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When should you use inout parameters?

Paul Hudson    @twostraws   

Updated for Xcode 12.0

Swift’s inout parameters are very commonly used, but less commonly created. That is, they are the kind of thing you’ll rely on a lot, perhaps without even realizing, but it’s not common you’ll want to create functions with them – at least not while you’re learning.

How common are they? Well, all of Swift’s operators are actually implemented as functions behind the scenes – things like +, -, and so on. Yes, they really are just functions behind the scenes. You can imagine them a bit like this:

func +(leftNumber: Int, rightNumber: Int) -> Int {
    // code here
}

So, when writing 5 + 3 we’re actually calling a function called + takes an integer on the left (5) and an integer on the right (3), and returns a new integer containing the result.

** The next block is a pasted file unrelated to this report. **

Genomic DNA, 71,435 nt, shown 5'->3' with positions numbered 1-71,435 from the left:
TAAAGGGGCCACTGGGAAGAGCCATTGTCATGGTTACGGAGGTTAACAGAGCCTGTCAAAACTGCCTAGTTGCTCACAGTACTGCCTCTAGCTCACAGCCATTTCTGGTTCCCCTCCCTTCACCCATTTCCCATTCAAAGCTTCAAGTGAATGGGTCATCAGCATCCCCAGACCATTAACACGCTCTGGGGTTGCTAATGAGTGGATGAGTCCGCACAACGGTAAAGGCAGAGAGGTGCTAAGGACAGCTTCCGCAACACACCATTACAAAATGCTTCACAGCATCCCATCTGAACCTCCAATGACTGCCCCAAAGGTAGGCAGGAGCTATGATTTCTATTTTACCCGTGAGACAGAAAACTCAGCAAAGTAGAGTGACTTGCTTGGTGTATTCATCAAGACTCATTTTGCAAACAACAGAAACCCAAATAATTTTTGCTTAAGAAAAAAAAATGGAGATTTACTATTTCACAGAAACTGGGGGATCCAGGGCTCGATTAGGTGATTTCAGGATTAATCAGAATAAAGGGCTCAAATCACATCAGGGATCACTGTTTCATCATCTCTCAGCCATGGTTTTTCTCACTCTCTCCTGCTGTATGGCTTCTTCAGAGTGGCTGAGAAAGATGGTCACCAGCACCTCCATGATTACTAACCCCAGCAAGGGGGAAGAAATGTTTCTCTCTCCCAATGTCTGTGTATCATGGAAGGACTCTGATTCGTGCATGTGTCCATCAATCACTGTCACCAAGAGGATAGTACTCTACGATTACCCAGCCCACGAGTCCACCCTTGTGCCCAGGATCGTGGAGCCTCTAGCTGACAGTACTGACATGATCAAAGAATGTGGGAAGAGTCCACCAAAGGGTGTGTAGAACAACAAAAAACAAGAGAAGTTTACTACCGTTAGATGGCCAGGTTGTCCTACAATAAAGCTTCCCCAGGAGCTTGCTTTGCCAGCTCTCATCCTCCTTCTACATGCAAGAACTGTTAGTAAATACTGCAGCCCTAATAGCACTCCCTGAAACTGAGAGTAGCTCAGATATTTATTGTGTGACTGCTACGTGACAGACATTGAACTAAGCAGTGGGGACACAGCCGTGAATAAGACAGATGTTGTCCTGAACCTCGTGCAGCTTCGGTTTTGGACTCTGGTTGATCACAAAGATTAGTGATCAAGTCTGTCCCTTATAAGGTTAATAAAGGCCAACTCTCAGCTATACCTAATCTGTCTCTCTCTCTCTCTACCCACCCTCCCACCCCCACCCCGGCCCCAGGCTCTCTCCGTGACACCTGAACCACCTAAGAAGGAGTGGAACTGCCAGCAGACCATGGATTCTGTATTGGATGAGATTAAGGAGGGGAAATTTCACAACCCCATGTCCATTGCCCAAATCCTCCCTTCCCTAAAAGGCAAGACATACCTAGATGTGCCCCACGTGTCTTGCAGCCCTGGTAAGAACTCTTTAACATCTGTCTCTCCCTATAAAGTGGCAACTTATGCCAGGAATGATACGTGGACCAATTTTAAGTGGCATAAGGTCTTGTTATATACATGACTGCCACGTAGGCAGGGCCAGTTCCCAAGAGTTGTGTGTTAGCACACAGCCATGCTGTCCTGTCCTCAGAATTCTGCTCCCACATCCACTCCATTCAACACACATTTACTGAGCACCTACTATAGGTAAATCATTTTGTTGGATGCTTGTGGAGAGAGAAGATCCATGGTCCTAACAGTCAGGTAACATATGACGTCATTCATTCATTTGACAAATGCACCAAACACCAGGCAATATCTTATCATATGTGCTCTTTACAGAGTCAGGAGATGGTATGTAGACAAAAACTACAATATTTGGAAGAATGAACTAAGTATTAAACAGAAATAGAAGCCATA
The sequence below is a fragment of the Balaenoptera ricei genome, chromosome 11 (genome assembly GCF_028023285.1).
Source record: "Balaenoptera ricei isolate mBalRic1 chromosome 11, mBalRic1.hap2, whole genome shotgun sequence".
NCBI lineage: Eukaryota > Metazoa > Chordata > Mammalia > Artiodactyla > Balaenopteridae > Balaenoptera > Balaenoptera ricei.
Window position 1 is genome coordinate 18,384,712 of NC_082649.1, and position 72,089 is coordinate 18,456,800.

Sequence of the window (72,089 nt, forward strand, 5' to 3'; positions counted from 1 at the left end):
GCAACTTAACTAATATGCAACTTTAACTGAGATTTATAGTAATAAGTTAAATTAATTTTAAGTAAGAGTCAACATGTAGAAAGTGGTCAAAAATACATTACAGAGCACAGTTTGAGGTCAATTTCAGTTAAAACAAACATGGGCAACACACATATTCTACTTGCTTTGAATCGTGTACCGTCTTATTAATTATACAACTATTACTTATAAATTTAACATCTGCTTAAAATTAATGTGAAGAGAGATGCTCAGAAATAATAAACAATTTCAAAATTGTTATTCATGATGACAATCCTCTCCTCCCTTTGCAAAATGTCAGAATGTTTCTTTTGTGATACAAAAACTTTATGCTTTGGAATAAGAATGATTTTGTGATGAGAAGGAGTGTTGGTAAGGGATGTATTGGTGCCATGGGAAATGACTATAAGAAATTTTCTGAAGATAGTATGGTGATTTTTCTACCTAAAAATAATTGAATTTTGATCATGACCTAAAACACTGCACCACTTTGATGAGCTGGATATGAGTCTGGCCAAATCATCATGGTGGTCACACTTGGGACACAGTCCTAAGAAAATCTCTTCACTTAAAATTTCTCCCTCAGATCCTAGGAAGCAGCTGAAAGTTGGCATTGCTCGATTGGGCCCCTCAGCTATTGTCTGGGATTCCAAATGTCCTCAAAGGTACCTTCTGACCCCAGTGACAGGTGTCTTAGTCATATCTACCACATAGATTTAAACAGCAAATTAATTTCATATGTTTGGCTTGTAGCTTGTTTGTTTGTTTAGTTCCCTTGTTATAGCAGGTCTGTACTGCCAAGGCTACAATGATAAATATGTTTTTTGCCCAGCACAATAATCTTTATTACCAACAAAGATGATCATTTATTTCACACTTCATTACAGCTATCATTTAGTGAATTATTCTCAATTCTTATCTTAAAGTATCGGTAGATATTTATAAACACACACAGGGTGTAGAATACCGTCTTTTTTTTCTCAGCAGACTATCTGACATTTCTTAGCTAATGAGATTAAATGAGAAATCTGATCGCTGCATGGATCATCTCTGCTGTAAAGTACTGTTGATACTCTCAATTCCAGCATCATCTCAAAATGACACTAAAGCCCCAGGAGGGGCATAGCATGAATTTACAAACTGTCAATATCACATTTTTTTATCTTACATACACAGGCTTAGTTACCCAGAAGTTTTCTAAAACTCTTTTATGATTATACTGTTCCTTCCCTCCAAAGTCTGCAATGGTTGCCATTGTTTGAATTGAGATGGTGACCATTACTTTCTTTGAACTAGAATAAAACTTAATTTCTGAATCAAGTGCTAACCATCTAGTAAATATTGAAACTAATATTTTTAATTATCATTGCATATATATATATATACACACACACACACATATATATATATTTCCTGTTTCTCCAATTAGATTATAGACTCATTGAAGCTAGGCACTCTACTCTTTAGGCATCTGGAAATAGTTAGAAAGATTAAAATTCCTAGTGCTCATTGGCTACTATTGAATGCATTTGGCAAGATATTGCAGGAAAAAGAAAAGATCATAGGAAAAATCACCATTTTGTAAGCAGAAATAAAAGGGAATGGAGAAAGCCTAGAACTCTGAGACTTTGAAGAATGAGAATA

Now think about the += operator, which both adds and assigns at the same time. That doesn’t have a return value, but actually modifies the original value directly. As a result, it looks a bit more like this:

func +=(leftNumber: inout Int, rightNumber: Int) {
    // code here
}

Broadly speaking, it’s best to avoid creating inout parameters until you feel confident they are definitely the right choice. When you’re learning (and actually when you’re very experienced too!) it’s usually better to send in some data to a function and get new data back, because it makes it easier to follow your program’s logic.

That doesn’t mean inout isn’t worth knowing, only that you want to be really sure you need it before you begin.

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